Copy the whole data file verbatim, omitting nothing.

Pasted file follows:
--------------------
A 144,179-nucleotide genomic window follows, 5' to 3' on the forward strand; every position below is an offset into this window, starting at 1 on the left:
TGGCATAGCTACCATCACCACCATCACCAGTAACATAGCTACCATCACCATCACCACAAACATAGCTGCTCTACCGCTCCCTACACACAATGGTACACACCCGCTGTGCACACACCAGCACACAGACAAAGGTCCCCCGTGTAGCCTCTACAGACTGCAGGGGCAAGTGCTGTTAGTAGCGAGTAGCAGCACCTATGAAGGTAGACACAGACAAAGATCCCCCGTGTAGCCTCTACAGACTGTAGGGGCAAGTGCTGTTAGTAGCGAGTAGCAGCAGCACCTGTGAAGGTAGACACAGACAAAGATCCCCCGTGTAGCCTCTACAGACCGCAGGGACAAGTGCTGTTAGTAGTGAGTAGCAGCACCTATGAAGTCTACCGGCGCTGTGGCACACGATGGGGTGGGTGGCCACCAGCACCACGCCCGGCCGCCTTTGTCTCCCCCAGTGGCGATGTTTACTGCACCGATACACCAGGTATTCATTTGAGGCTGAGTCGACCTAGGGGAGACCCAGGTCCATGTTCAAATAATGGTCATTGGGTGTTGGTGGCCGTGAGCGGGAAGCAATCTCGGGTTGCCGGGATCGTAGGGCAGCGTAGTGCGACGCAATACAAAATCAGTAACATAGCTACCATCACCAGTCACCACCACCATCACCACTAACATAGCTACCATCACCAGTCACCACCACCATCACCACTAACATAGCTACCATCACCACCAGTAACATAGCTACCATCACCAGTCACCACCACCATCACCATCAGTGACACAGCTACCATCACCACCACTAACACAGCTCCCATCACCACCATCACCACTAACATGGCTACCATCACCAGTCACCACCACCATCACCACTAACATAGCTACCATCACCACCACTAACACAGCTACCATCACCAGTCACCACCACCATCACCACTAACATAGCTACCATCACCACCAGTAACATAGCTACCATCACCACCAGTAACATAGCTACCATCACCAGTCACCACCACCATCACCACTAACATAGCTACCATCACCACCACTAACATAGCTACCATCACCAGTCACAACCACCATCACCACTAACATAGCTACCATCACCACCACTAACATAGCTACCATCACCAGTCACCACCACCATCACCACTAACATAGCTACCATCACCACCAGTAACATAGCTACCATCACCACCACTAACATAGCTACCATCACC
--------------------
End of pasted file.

A 144,179-nucleotide genomic window follows, 5' to 3' on the forward strand; every position below is an offset into this window, starting at 1 on the left:
TGGCATAGCTACCATCACCACCATCACCAGTAACATAGCTACCATCACCATCACCACAAACATAGCTGCTCTACCGCTCCCTACACACAATGGTACACACCCGCTGTGCACACACCAGCACACAGACAAAGGTCCCCCGTGTAGCCTCTACAGACTGCAGGGGCAAGTGCTGTTAGTAGCGAGTAGCAGCACCTATGAAGGTAGACACAGACAAAGATCCCCCGTGTAGCCTCTACAGACTGTAGGGGCAAGTGCTGTTAGTAGCGAGTAGCAGCAGCACCTGTGAAGGTAGACACAGACAAAGATCCCCCGTGTAGCCTCTACAGACCGCAGGGACAAGTGCTGTTAGTAGTGAGTAGCAGCACCTATGAAGTCTACCGGCGCTGTGGCACACGATGGGGTGGGTGGCCACCAGCACCACGCCCGGCCGCCTTTGTCTCCCCCAGTGGCGATGTTTACTGCACCGATACACCAGGTATTCATTTGAGGCTGAGTCGACCTAGGGGAGACCCAGGTCCATGTTCAAATAATGGTCATTGGGTGTTGGTGGCCGTGAGCGGGAAGCAATCTCGGGTTGCCGGGATCGTAGGGCAGCGTAGTGCGACGCAATACAAAATCAGTAACATAGCTACCATCACCAGTCACCACCACCATCACCACTAACATAGCTACCATCACCAGTCACCACCACCATCACCACTAACATAGCTACCATCACCACCAGTAACATAGCTACCATCACCAGTCACCACCACCATCACCATCAGTGACACAGCTACCATCACCACCACTAACACAGCTCCCATCACCACCATCACCACTAACATGGCTACCATCACCAGTCACCACCACCATCACCACTAACATAGCTACCATCACCACCACTAACACAGCTACCATCACCAGTCACCACCACCATCACCACTAACATAGCTACCATCACCACCAGTAACATAGCTACCATCACCACCAGTAACATAGCTACCATCACCAGTCACCACCACCATCACCACTAACATAGCTACCATCACCACCACTAACATAGCTACCATCACCAGTCACAACCACCATCACCACTAACATAGCTACCATCACCACCACTAACATAGCTACCATCACCAGTCACCACCACCATCACCACTAACATAGCTACCATCACCACCAGTAACATAGCTACCATCACCACCACTAACATAGCTACCATCACC